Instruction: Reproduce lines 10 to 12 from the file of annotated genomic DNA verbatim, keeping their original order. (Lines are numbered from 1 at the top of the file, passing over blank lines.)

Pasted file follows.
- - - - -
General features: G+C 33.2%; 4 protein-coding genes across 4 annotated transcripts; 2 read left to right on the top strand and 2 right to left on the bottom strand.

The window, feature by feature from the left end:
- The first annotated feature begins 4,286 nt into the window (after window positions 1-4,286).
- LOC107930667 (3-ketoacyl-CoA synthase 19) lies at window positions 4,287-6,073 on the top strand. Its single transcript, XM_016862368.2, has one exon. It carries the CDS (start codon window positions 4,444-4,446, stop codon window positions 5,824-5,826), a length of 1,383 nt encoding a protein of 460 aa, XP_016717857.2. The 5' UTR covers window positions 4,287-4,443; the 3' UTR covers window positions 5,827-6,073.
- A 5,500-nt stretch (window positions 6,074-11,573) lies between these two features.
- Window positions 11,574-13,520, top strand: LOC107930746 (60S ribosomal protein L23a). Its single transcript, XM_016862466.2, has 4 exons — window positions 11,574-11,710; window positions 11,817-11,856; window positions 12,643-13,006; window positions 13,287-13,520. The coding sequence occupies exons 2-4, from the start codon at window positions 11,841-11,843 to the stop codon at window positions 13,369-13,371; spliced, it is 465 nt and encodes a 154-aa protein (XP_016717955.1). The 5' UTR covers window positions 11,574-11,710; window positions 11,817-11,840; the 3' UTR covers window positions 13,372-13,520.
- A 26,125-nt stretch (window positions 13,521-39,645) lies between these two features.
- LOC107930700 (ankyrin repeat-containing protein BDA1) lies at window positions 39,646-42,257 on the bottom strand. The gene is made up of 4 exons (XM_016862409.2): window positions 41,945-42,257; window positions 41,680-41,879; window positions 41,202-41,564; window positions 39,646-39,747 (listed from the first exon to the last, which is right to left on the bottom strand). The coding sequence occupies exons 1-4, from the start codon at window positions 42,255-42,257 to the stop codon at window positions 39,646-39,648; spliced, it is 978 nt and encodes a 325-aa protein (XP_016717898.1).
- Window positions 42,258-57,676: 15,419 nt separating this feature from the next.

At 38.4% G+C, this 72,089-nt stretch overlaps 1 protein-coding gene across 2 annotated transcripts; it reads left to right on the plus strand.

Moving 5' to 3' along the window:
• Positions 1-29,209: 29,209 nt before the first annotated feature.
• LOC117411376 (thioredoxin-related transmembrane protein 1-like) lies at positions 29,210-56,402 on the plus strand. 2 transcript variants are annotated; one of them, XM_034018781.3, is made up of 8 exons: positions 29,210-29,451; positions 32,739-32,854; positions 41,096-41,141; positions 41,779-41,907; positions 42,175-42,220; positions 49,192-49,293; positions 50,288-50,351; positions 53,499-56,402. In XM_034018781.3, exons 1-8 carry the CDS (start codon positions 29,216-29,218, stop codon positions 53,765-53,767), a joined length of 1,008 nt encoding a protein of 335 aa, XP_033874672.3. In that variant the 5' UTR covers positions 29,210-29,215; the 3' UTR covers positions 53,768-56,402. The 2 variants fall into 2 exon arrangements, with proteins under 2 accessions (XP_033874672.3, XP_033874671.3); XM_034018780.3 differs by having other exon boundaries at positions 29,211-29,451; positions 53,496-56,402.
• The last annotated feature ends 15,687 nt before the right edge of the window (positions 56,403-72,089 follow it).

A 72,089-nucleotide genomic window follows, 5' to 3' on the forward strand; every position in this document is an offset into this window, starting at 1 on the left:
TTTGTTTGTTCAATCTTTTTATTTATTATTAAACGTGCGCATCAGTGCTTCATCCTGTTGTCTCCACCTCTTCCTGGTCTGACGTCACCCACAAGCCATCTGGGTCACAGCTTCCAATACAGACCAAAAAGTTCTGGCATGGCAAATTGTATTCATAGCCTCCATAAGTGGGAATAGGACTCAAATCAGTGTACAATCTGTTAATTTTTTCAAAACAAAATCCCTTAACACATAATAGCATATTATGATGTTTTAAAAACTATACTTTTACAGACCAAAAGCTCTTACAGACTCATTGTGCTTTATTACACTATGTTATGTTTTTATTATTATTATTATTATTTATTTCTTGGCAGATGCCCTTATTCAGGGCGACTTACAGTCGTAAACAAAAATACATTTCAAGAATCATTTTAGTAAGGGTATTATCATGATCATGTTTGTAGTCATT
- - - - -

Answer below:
At 38.4% G+C, this 72,089-nt stretch overlaps 1 protein-coding gene across 2 annotated transcripts; it reads left to right on the plus strand.

Moving 5' to 3' along the window:
• Positions 1-29,209: 29,209 nt before the first annotated feature.